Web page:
Edward Heath: A Biography

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After demobilization in August , Heath joined the Honourable Artillery Company, in which he remained active throughout the s, rising to Commanding officer; a portrait of him in full dress uniform still hangs in the regimental mess. On at least one occasion as Prime Minister he wore his Lieutenant-Colonel's insignia to inspect troops. Before the war Heath had prepared for a career in law, but after the war he instead passed into the Civil Service. He then became a civil servant in the Ministry of Civil Aviation, resigning in November after his adoption as one of the prospective parliamentary candidates for Bexley.

In the election he defeated an old contemporary from the Oxford Union, Ashley Bramall, with a majority of votes. Heath made his maiden speech in the House of Commons on June 26, , in which he appealed to the Labour Government to participate in the Schuman Plan which led to the European Common Market.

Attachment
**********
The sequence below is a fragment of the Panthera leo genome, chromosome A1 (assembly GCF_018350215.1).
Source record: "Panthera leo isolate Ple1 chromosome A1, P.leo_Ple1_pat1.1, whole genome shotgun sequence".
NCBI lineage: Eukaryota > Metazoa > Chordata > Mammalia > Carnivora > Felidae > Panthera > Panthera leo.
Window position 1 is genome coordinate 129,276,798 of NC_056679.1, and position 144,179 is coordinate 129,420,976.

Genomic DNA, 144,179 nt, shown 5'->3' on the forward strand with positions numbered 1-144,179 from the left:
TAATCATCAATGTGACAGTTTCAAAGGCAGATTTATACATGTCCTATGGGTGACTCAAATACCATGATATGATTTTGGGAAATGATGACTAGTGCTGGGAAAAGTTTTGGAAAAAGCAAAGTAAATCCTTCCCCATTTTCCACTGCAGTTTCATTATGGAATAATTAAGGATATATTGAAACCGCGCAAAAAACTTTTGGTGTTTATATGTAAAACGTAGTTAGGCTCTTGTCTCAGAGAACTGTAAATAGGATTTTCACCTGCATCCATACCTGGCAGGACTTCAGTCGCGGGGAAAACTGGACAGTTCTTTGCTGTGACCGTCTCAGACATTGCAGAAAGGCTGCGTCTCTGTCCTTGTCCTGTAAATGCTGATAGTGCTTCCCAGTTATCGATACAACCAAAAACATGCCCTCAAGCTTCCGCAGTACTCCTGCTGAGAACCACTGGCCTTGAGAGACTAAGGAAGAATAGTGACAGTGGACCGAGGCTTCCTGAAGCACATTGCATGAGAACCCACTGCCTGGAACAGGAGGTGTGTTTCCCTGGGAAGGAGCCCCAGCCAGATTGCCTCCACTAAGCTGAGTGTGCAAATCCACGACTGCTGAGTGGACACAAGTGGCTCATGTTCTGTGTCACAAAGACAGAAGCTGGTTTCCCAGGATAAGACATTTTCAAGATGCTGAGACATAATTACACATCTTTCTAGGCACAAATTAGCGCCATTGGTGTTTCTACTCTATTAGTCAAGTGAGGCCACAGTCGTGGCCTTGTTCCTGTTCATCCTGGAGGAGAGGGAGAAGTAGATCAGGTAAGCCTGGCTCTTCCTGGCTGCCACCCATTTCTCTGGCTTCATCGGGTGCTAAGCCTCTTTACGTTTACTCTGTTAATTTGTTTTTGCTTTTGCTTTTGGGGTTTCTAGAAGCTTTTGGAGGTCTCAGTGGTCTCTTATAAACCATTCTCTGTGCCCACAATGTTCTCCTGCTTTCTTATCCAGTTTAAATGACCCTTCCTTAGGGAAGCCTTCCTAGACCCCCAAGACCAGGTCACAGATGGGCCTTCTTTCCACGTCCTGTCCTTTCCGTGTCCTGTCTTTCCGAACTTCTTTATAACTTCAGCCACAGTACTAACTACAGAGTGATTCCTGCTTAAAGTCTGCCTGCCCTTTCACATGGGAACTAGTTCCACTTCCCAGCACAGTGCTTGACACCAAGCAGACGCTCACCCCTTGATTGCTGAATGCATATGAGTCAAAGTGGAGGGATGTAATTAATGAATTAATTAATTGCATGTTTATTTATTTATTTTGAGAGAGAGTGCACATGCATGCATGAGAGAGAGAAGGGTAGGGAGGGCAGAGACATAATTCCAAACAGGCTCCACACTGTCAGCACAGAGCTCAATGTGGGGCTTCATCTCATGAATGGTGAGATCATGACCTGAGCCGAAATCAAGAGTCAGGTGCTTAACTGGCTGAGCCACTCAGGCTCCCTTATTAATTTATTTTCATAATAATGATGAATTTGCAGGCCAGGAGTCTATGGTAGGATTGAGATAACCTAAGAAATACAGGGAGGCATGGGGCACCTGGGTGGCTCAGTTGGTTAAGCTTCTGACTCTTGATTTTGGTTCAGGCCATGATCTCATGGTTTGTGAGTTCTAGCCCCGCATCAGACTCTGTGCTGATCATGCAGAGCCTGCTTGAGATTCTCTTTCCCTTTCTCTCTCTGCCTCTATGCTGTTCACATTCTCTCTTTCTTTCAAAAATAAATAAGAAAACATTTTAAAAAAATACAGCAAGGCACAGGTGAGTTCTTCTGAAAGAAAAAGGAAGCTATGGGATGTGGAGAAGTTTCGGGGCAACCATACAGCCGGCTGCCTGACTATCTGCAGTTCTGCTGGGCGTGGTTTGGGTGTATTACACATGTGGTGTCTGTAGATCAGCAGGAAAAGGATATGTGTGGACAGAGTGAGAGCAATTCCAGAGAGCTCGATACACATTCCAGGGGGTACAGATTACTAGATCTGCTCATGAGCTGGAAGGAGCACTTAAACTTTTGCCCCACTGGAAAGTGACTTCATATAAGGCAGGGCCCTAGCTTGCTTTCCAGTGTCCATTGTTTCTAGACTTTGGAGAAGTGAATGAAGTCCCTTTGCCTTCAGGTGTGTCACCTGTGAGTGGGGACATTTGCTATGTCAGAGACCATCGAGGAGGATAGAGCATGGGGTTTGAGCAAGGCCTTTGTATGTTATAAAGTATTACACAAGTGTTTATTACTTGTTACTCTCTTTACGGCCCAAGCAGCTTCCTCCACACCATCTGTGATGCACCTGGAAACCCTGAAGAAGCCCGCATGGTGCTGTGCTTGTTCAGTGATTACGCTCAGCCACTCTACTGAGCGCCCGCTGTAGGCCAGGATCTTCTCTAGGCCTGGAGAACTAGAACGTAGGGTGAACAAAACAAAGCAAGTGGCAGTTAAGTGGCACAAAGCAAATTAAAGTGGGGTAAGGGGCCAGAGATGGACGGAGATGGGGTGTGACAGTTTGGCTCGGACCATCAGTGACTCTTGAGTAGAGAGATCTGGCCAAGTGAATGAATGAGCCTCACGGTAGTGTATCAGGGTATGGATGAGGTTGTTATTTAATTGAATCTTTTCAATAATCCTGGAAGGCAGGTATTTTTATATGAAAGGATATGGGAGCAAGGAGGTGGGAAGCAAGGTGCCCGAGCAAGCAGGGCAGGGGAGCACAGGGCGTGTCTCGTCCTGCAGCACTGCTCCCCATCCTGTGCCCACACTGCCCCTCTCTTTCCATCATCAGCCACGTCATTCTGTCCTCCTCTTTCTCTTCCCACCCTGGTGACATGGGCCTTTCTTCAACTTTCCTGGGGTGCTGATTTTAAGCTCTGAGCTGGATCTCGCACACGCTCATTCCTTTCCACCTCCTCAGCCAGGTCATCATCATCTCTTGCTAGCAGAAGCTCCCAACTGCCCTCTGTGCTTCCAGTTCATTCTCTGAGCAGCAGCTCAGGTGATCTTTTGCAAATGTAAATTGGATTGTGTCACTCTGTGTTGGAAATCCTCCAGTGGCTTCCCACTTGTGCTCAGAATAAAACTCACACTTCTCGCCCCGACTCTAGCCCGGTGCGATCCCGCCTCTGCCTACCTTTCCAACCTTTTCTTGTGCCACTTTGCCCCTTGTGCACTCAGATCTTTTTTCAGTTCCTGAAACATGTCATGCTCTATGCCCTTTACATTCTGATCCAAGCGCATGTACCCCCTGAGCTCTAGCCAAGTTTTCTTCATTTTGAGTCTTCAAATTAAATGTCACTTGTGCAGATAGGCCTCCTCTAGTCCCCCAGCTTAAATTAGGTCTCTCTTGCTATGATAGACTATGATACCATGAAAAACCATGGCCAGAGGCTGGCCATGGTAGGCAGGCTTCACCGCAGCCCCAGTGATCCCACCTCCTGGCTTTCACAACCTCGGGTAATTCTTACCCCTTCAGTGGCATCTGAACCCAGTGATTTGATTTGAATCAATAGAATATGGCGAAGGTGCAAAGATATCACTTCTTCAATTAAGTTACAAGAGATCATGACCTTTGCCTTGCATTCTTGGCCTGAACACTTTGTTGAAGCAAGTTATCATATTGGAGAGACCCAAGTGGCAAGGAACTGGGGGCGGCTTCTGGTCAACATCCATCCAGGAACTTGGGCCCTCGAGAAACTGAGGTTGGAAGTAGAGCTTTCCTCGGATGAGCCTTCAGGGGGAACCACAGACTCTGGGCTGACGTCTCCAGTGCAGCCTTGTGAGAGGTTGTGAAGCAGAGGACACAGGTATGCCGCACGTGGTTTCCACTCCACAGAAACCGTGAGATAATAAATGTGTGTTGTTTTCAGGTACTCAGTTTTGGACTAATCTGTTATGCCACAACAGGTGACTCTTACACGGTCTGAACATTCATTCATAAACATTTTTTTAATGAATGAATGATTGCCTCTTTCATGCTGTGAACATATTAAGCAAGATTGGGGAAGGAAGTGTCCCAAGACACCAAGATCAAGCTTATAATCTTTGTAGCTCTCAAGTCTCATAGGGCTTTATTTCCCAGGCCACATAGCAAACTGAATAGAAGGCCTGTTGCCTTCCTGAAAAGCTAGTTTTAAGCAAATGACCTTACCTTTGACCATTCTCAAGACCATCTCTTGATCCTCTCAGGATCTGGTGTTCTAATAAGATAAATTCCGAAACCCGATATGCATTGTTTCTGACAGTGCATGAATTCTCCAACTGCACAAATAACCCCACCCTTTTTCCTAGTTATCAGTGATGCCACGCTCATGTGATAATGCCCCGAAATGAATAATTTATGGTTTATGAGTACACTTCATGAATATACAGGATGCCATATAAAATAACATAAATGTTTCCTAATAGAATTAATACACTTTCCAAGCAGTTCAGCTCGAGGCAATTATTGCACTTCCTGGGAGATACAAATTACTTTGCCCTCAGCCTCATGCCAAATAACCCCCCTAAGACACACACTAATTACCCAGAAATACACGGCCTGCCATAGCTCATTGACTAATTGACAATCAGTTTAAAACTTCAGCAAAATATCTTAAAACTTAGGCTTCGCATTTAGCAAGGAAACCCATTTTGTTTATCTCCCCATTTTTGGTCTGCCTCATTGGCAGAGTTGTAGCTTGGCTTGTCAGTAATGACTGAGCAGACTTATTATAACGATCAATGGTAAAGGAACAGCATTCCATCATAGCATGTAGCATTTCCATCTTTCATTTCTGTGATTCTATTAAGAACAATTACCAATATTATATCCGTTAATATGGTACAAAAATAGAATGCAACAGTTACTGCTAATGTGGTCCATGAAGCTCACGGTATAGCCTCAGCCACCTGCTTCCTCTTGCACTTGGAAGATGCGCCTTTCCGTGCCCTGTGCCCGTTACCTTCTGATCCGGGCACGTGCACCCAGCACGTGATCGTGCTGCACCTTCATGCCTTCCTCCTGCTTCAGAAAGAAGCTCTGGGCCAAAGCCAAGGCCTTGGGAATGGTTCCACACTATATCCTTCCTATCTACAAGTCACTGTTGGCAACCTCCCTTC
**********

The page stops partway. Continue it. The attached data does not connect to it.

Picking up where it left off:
Because of the convention that Whips do not speak in Parliament , Heath managed to keep out of the controversy over the Suez Crisis. On the announcement of Anthony Eden's resignation, Heath submitted a report on the opinions of the Conservative MPs regarding Eden's possible successors.

Edward Heath

This report favored Harold Macmillan and was instrumental in eventually securing Macmillan the premiership. Macmillan soon appointed Heath Minister of Labour after the successful October election. Heath was fervently pro-EU and believed in political as well as economic union. He was appointed Lord Privy Seal in by Macmillan with responsibility for the ultimately unsuccessful first round of negotiations to secure the UK's accession to what was then known as the Common Market. After the Conservative Party lost the general election of , the defeated Douglas-Home changed the party leadership rules to allow for an MP ballot vote, and then resigned.

The following year Heath unexpectedly won the party's leadership contest, gaining votes to Reginald Maudling's and Enoch Powell's At a time when an important immigration bill was pending, which would open England's doors to citizens from Commonwealth nations, Heath sacked Enoch Powell from the Shadow Cabinet after Powell made his "Rivers of Blood" speech on April 20, The racist speech warned against allowing blacks to dominate British economy and politics.